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Restaurant Marketing Uncertainty.
By Jose L Riesco, Riesco Consulting and Marketing.
Saturday, 6th September 2008
 
Yesterday I went for a beer with a friend of mine who owns a small restaurant - We talked about the business (slow these days), we talked about his family (busy running the business) and, at one point, we talked about marketing.

"You know?" he said "These days, there are so many marketing people trying to get your money... " He paused, drank a sip of Guinness and proceeded. "They want me to do coupons, they want me to invest in my web site, they want me to advertise in the Yellow Pages, in magazines... I don't have money for all of this!"

I looked at my friend, and I understood what he meant.

Marketing professionals pitching -of course - his or her product as the best way to promote the business bombard restaurant owners on a daily basis. They all look good in paper, but which one is the right one for you? How do you know if a marketing initiative will bring you the clients that you so desperately crave for?

The answer is: you don't, unless you have a marketing strategy in place.

You see, some of these initiatives might be beneficial for your business - and most will be a waste of money - but you won't know which ones will work unless you know what to look for.Before spending a single dollar marketing your place you need to have a master plan. You need to analyze your needs.

Ask yourself:

  • Does your business struggle all week long and you are looking to attract more customers?
  • Or perhaps you seek clients on specific days of the week that are slower?
  • Have you just opened your restaurant, and you want to increase awareness about your great food and service so that people know about your place?
  • Do you want to market to your best customers to encourage them to become repeat clients? (This, by the way, is the best marketing strategy that you can implement.)
  • Do you want to promote an event? (Such as a wine dinner, menu change, charity event, etc.)
  • Do you want to target some specific customer profiles (such as families or professionals or older people, etc.)
You see where I'm going?

Each of these examples will require a different marketing approach.If you are aiming to capture older, retired people, you may not gain much by having a great Web presence, since most are not very Internet-savvy.Similarly, if you have a family-friendly restaurant, an ad placed in a weekly entertainment magazine devoted to young, concert-going people won't work because your target audience won't see your ad.

On the other hand, magazines, newspapers and radio ads are great for promoting a newly opened restaurant or a special event of promotion. They reach a wide audience and can spread the word about your place. However, they are ineffective marketing techniques if you simply want to fill your place; they are expensive and it's difficult to quantify their results.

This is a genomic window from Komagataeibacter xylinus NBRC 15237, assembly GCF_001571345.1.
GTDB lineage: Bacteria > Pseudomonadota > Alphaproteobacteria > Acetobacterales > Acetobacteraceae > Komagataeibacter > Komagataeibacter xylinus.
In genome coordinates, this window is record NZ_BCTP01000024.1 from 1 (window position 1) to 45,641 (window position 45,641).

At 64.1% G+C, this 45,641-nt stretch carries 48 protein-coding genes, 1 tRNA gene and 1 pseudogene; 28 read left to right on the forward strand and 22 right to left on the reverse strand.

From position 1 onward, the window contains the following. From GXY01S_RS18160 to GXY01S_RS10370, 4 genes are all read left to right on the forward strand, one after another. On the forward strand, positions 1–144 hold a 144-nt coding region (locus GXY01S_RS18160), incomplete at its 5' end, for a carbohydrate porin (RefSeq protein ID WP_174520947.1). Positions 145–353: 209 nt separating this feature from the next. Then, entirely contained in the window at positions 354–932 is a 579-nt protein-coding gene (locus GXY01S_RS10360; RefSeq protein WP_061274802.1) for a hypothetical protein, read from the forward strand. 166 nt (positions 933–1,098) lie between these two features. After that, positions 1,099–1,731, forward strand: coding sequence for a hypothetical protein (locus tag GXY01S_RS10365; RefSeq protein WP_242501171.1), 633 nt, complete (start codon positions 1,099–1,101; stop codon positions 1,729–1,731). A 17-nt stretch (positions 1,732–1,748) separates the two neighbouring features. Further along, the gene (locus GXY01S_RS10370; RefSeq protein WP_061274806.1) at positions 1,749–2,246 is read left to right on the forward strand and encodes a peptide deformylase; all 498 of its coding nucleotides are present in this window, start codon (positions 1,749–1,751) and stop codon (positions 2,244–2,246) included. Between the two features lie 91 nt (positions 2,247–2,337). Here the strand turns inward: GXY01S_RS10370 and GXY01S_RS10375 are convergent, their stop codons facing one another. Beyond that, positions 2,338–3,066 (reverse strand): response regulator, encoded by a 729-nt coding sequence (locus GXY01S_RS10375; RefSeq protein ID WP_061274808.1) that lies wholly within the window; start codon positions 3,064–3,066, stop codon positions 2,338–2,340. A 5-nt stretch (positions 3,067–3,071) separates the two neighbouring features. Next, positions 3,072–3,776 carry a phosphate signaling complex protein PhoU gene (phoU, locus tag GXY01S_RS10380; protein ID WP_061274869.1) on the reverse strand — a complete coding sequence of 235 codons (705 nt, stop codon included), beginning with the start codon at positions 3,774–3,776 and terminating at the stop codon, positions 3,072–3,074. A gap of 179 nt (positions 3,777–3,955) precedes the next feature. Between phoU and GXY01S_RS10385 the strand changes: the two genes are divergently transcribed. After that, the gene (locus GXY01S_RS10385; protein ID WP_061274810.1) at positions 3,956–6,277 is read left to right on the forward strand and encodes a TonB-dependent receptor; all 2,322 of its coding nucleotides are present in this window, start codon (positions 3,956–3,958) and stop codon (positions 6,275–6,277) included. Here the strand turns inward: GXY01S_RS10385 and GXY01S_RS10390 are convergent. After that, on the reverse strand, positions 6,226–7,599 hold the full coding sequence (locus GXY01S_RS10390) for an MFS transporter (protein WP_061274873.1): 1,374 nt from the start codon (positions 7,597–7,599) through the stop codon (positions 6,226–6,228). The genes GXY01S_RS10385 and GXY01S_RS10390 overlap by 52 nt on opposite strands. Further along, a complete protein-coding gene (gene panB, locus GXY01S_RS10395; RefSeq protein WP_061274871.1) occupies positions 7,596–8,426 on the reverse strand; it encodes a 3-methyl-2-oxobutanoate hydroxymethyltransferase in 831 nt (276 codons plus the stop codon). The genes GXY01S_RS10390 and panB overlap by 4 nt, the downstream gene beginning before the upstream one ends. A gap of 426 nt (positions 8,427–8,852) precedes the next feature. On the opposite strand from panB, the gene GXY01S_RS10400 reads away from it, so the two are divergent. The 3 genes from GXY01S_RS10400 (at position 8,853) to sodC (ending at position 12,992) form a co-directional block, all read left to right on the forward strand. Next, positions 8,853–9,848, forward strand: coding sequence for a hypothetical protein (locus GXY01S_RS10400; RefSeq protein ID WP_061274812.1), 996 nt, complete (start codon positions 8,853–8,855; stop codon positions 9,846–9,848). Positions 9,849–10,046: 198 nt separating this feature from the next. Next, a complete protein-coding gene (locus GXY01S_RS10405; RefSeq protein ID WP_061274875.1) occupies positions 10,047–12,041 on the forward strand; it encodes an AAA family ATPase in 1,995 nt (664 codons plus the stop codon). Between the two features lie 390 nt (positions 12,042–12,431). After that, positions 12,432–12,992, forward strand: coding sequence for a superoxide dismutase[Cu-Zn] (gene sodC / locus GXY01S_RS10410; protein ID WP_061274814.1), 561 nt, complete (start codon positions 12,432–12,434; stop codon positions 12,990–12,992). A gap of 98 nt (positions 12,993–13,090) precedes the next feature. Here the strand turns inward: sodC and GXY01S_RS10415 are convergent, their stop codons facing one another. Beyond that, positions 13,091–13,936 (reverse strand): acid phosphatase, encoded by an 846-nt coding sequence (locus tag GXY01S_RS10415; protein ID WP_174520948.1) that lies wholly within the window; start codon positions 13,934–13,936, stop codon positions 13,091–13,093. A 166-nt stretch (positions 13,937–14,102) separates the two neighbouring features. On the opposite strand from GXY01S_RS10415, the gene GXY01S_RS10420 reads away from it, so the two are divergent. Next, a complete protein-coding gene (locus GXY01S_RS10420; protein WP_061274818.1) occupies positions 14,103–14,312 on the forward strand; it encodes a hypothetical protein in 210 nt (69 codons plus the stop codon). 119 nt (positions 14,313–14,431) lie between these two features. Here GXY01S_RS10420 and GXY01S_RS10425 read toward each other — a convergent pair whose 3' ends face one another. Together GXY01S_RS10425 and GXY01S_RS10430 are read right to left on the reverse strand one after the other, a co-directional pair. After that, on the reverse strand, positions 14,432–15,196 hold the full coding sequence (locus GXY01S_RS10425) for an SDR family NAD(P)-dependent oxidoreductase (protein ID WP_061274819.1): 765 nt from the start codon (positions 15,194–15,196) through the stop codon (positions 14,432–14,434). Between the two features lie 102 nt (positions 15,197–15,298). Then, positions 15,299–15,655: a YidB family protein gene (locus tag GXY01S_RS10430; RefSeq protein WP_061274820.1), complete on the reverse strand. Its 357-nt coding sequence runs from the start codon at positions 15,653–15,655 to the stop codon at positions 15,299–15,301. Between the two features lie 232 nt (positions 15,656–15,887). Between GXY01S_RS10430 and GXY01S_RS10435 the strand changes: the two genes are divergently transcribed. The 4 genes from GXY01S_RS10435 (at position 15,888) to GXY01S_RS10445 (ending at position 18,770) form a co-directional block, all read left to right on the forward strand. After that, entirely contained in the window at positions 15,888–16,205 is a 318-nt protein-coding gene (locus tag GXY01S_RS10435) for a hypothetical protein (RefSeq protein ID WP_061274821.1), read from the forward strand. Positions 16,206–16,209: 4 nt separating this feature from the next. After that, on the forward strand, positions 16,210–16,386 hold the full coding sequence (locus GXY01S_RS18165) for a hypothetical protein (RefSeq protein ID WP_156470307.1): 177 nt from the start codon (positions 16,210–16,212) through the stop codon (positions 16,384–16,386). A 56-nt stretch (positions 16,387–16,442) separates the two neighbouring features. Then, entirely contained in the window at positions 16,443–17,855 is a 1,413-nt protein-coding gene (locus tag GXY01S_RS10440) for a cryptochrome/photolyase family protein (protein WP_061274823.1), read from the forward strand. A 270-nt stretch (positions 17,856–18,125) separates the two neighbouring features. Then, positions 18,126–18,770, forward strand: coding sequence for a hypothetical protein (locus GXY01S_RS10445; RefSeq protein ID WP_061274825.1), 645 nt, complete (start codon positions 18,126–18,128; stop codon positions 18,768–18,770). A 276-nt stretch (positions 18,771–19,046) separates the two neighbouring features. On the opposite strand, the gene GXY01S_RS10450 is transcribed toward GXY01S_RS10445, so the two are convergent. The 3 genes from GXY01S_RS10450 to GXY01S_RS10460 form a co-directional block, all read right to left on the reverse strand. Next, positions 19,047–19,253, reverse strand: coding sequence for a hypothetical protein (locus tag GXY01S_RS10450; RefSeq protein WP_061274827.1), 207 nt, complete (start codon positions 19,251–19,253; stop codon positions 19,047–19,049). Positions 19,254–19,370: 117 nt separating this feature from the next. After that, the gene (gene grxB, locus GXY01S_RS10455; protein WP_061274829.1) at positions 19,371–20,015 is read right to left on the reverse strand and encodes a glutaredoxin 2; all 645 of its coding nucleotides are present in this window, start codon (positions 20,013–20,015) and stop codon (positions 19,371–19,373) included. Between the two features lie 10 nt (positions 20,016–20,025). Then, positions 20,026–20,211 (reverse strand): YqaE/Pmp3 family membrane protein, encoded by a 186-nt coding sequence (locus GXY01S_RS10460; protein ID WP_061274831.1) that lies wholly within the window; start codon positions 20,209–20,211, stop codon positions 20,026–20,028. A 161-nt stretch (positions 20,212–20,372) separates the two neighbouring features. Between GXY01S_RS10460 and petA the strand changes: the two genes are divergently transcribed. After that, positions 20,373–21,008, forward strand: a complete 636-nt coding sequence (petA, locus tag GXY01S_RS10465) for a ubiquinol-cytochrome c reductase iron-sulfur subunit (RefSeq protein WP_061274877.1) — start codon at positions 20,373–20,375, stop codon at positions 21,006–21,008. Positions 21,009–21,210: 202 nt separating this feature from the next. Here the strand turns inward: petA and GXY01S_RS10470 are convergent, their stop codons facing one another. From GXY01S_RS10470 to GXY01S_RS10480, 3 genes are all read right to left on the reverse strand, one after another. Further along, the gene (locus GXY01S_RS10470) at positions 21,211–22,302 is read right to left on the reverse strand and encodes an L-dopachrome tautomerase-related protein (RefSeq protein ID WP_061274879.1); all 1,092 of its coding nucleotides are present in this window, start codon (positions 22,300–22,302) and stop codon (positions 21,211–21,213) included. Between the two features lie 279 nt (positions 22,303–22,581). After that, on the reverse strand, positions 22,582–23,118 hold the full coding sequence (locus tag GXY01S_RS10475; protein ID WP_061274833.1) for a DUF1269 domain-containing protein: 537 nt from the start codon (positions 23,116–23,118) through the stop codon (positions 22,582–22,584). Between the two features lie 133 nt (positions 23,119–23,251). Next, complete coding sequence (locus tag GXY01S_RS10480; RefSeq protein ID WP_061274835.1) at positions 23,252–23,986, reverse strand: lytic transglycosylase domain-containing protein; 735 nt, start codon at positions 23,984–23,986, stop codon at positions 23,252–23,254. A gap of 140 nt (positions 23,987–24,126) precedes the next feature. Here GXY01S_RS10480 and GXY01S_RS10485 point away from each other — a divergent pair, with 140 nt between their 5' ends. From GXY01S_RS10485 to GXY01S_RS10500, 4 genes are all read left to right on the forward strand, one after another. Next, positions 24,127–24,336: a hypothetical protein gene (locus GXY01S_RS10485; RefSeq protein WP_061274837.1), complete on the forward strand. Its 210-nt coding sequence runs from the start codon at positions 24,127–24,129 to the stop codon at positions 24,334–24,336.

Coupons, however, are interesting. They could be very effective since they allow you to measure their impact (you can count how many of them are redeemed at your place) and can be targeted to fill empty tables on specific days (valid only on Mondays, etc.). However, it is important to consider how they will be distributed and, if they go in coupon packages, which other restaurants are advertising in them (you don't want to be the only upscale restaurant packaged with fast-food joints and pizza delivery services).

So you see: Before you spend any money in marketing, sit down and look at your needs. Think strategically and make a master plan.

These are some of the questions that you'll need to ask yourself:

  • What kind of customers do you want? (Unless your restaurant is already very geared to a specific audience, such as families - with decor and food for kids, etc.  In this case you're already got the answer.)
  • When do you need to fill the seats the most?
  • What's your profit margin per dish? (So that you know exactly how much can you afford to give away in coupons, etc.)
  • What can you do to attract repeat clients?
  • Do you have a formalized referral system in place? If not, you should! Not only is this the most cost-effective and revenue-generating system, but you can implement this yourself easily without spending any extra money!
  • Do you need to promote a special event?
    Etc.
If all these considerations overwhelm you, perhaps you should call in an expert consultant.

Having a consultant that sits with you for a few hours or days and helps you design your own master Strategic Marketing Plan could save you thousands of dollars a year in wasted money and time. Just make sure that this expert doesn't waste your time going over your operational details. You want somebody that can help you define your strategy!

You need to make sure that you spend your marketing dollars wisely and you can ONLY accomplish this only with strategic thinking and planning.

Otherwise, it's like starting a road trip in an unknown territory without a clear destination or a map that shows you the way.  You may end up in some interesting place, but most of the time you'll be wandering lost in small roads that take you nowhere. You can't afford to run your business this way.

To conclude: Sit down and create a marketing strategy for your restaurant. This strategy will drive your marketing plan and expenses, and will help you decide what works for you.

Happy Sailing,
Jose L Riesco. I hope that this information was useful to you -Feel free to contact me if you have any feedback or questions for me. Restaurant Marketing Strategies
www.myrestaurantmarketing.com  

© Riesco Consulting and Marketing.
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